This article was written by our 2016-2017 University of Minnesota Sarcoma Scholars:
Aubrey Thyen, B.A., M.D. candidate class of 2018
Robert Gao, B.S., M.D. candidate class of 2018
Melissa White, B.S., M.D. candidate class of 2018
Osteosarcoma is a rare disease that affects only about five out of every one million children ages 19 and younger1. Although those numbers seem small, it is the third leading cause of pediatric cancer behind leukemia and lymphoma2. Osteosarcoma tends to target the metaphyses of long bones, often the distal humerus, distal femur, or proximal tibia1,2. The cancer is often difficult to diagnose because it presents with vague complaints that can often be wrongly chalked up to normal growth. These include pain that is worse during sleep and difficulty moving the affected joint2. Up to 10% of patients present for the first time with a pathologic fracture2. If the patient is first diagnosed with metastatic disease, they have a 30% chance at five year survival3. Here we present a patient, Julian Baultrippe, who experienced a tumultuous journey to diagnosis, and whose life may have been saved if there had been earlier detection of his osteosarcoma.
Julian’s story begins in the fall of 2006 as a freshman at the University of Minnesota. He loved staying active by working out and playing basketball at the rec center on campus. Shortly after the start of his freshman year, he began to experience pain in his right arm. He was seen at the campus health services twice over the next several months, where he was told the pain was due to tendinitis or adhesive capsulitis. He was subsequently referred to physical therapy when the pain continued to persist. The physical therapist suspected that, whatever Julian was experiencing, it appeared to be more serious than what his previous providers had diagnosed. It was only a few days later, now February 2007, when Julian’s pain became unbearable and he presented to the emergency room at Saint Joseph’s Hospital in Saint Paul. He had an array of tests performed which ultimately led to the diagnosis of osteosarcoma.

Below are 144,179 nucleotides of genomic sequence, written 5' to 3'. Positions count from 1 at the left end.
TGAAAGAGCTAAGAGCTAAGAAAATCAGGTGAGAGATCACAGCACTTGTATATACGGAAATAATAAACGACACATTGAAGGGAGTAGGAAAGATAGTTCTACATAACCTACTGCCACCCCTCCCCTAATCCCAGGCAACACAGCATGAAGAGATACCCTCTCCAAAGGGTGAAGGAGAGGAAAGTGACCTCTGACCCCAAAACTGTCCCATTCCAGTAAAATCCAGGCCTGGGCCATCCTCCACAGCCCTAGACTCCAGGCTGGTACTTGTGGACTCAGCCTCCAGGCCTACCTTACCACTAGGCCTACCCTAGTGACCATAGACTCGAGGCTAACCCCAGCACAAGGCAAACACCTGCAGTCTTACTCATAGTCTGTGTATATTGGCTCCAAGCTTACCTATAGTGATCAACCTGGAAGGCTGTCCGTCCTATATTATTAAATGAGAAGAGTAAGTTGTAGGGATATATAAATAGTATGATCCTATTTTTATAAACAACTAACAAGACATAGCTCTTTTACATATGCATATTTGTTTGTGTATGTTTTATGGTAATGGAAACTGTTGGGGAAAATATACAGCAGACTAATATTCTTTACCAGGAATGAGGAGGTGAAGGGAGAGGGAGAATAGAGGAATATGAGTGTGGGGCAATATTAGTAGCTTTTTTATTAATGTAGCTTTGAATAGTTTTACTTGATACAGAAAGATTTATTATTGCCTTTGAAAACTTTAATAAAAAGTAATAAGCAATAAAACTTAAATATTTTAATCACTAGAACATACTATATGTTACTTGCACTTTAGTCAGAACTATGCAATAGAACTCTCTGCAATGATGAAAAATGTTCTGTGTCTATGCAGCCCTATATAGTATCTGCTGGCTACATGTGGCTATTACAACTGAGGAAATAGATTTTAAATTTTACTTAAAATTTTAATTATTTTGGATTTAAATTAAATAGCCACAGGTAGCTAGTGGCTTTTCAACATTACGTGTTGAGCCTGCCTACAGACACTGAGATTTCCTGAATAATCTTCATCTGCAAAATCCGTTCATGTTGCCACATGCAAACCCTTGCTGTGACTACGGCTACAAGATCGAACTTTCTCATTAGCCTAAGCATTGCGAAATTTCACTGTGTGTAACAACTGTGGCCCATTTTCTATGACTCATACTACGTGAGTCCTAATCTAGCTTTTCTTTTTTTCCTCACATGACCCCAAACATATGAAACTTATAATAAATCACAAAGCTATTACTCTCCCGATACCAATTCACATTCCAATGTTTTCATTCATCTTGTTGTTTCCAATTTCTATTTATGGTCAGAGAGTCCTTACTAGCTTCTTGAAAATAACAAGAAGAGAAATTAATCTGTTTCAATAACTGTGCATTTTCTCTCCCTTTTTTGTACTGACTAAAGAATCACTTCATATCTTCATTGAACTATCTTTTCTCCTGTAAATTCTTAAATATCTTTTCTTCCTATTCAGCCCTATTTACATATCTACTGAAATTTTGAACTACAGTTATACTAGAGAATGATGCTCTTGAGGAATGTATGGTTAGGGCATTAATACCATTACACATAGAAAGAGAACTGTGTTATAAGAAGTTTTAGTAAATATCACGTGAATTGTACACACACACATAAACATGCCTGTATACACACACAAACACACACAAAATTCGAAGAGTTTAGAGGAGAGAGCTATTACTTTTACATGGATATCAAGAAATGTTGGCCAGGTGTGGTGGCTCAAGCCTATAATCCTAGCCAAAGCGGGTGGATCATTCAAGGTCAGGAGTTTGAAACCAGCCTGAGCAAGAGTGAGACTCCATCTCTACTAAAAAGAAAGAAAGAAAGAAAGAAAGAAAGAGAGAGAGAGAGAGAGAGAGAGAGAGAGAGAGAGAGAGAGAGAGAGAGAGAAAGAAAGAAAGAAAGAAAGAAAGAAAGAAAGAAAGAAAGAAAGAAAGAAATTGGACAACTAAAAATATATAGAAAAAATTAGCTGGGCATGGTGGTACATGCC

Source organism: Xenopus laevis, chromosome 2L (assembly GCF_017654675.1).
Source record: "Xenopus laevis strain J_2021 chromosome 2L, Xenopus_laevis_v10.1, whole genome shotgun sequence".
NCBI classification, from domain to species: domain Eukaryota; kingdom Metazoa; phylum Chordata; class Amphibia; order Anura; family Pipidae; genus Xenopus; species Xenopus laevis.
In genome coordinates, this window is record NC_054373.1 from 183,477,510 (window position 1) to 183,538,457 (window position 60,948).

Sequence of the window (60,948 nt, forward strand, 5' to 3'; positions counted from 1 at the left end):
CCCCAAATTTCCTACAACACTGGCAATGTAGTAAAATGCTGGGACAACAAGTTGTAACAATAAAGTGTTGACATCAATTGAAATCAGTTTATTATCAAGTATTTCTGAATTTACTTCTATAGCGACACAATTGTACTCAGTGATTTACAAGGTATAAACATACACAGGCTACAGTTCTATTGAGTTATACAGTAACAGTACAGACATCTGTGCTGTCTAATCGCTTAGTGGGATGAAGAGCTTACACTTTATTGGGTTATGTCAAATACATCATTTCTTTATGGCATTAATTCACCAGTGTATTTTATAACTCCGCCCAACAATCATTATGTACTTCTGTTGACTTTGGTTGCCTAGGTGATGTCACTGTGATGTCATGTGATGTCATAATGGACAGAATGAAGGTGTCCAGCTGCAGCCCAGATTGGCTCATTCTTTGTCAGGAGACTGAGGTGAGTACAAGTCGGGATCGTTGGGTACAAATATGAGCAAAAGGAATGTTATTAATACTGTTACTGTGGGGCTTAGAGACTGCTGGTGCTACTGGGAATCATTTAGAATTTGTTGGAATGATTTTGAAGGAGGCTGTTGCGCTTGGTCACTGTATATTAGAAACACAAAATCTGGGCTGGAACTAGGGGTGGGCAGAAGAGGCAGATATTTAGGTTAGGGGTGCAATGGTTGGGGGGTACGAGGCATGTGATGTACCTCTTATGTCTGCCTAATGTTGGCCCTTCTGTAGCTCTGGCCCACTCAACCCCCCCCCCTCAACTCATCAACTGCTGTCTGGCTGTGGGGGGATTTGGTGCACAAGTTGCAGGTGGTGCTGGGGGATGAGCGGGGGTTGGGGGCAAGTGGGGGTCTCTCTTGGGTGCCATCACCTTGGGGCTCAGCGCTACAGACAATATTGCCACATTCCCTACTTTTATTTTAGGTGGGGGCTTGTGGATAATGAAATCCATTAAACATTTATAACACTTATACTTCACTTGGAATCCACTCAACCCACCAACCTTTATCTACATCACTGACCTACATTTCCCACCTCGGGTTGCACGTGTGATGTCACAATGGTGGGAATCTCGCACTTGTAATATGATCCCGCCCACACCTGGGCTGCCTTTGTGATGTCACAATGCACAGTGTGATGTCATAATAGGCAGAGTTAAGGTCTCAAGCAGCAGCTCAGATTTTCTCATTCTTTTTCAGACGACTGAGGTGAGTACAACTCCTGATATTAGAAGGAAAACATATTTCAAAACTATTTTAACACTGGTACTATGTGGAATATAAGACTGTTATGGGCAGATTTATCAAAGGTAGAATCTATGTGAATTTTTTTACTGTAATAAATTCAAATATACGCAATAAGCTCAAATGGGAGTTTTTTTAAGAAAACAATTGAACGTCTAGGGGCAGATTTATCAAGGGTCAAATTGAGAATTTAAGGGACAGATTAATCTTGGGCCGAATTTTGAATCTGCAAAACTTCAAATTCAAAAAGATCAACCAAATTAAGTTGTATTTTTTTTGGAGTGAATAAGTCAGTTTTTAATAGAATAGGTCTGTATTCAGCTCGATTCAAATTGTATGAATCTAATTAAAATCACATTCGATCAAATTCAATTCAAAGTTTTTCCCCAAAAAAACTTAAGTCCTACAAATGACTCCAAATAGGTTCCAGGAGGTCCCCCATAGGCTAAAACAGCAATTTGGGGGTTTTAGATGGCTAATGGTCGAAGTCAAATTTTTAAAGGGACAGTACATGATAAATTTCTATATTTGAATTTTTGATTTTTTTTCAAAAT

Due to this delay in diagnosis, Julian’s tumor was in an advanced stage by the time management was initiated. The next two and a half years were nothing short of a battle for Julian. He was referred to an orthopedic surgeon and underwent multiple surgeries, including an amputation and lung surgeries, along with chemotherapy and radiation. Through all of this, he maintained resilience and even returned to college in 2008. He also shared his story with students at the University of Minnesota Medical School, providing future physicians with his unique perspective and experience as a patient. In August 2009, after a long courageous battle, Julian passed away.
Julian’s story provides an opportunity for health care providers to reflect on the importance of clinical vigilance when it comes to diagnosing sarcoma. It is vital that physicians include sarcoma on their differential whenever they encounter a patient with bone pain or an unusual mass. This includes in young patients, where vague symptoms can easily be attributed to growing pains or minor injury from overuse. Heightened awareness will allow sarcoma to be caught early before it has advanced to an incurable stage.
1. Anderson, M. (2016). Update on Survival in Osteosarcoma. Orthopedic Clinics of North America, 47(1), 283-292.
2. Durfee, R, et. al. (2016). Review of Osteosarcoma and Current Management. Rheumatology and Therapy, 3(2), 221-243.
3. Kager, L, et. al. (2003). Primary Metastatic Osteosarcoma: Presentation and Outcome of Patients Treated on Neoadjuvant Cooperative Osteosarcoma Study Group Protocols. Journal of Clinical Oncology, 21(10), 2011-2018.